Everything to do with Station Eleven was so much fun. It’s one of my top books this year and we teamed up with Picador to do a competition where we would create our own Museum of Civilisation and then donate it to a winner (if you don’t know what the museum is you must read the book…). We asked people to tweet us items that they would save in an apocalypse and I’m sure if you searched the #Station11 you would still find examples of items people told us. In fact, it was on the Picador blog I wrote that we announced our winner, @liveotherwise, who received the contents of the museum just recently. When Emily came over to the UK we also hosted the launch for the book which was a huge success, and I’m delighted that we have sold so many copies of what is a remarkable novel.
What have been your favourite books of 2014?
It’s hard to pin down ‘favourites’ but I’d have to say that this year, for me, these books have been a cut above (in no order…):
The Enchanted – Rene Denfeld, The Bone Clocks – David Mitchell, Station Eleven – Emily St John Mandel, Smiler’s Fair – Rebecca Levene
The Incorruptibles – John Hornor Jacobs, A Pleasure and a Calling – Phil Hogan, Fourth of July Creek – Smith Henderson, Tower Lord – Anthony Ryan, Red Rising – Pierce Brown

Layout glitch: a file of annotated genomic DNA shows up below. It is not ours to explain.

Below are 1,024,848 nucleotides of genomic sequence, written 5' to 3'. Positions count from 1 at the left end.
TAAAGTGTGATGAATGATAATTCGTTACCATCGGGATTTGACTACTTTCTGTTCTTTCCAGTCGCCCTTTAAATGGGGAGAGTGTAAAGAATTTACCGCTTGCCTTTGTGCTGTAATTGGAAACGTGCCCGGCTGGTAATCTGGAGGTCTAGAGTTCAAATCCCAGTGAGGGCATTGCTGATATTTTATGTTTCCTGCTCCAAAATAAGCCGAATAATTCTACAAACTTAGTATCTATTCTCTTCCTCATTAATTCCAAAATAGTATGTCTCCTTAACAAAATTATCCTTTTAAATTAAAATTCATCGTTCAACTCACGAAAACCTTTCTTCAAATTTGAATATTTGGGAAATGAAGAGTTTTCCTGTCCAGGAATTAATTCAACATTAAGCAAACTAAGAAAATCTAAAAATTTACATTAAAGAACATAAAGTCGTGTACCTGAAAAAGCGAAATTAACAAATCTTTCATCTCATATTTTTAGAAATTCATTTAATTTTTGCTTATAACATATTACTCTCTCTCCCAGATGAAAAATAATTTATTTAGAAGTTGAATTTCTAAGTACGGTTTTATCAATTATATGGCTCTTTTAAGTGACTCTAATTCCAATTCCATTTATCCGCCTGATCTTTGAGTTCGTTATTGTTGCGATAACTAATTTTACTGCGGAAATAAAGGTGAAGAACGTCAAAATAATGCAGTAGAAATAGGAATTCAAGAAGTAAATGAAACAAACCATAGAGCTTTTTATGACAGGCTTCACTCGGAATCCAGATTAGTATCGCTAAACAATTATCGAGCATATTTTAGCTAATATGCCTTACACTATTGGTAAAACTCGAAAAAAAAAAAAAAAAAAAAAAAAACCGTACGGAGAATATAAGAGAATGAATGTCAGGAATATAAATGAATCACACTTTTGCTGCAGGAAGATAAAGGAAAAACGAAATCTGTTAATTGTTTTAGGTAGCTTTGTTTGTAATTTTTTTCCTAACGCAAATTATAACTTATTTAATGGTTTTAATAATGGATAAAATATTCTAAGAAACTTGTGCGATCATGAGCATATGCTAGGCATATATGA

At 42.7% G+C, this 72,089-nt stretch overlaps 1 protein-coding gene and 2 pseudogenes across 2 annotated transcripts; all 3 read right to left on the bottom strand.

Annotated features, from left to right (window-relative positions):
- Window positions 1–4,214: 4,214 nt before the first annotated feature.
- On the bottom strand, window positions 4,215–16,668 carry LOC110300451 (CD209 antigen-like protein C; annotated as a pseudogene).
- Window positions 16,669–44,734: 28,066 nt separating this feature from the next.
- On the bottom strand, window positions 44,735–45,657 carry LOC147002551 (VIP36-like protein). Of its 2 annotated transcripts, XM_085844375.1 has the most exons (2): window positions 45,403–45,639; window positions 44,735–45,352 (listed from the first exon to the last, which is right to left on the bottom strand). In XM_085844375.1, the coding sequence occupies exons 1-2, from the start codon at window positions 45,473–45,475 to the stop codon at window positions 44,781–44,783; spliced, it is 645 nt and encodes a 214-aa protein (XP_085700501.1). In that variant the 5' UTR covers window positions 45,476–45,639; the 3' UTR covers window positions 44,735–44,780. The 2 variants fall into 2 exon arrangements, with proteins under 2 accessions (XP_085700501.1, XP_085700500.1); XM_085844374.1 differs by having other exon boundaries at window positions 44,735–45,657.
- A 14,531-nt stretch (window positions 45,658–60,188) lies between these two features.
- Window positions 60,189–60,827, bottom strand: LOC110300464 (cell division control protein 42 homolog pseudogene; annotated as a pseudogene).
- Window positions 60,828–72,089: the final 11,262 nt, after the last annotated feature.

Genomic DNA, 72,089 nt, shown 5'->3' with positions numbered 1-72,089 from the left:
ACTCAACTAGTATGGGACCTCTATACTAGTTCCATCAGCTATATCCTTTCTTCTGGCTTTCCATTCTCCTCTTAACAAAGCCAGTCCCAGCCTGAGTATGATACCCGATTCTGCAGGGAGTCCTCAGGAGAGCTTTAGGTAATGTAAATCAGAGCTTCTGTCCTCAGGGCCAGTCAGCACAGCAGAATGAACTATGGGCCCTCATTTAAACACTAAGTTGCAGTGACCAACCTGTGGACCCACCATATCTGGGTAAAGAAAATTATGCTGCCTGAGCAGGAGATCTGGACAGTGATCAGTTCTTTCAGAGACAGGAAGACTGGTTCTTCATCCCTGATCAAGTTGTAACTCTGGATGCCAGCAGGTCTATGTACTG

They’re all magnificent, for many different reasons, and I’d be here all day if I even began to start explaining why. But they’re all must-reads, in my opinion, and I’m sure I’ve forgotten a few!
Which author would you really like to meet that you haven’t and who has been a highlight?
I’ve been lucky that I’ve met so many incredible authors already, many of whom I’ve admired or loved for years, like Neil Gaiman, William Boyd, David Mitchell and Joe Abercrombie to name some. Whenever I read a debut novel that I fall in love with, I cannot wait to meet the author if they’re coming in to sign for Goldsboro and bombard them with questions. There’s so many I’d still like to meet, many of them American though which makes things tricky. I met Donna Tartt for the briefest of moments when I went to an event of hers and she signed my book for me after. She’s a real idol of mine so I basically froze, told her how much I loved her and made a fool of myself, but I’d really love to meet her properly one day.
Thank you so much for our visit today Harry. We’ll be back as well there’s still so much we would like to know about this fantastic book emporium of yours. So farewell for now…..and thanks for chatting today over cake!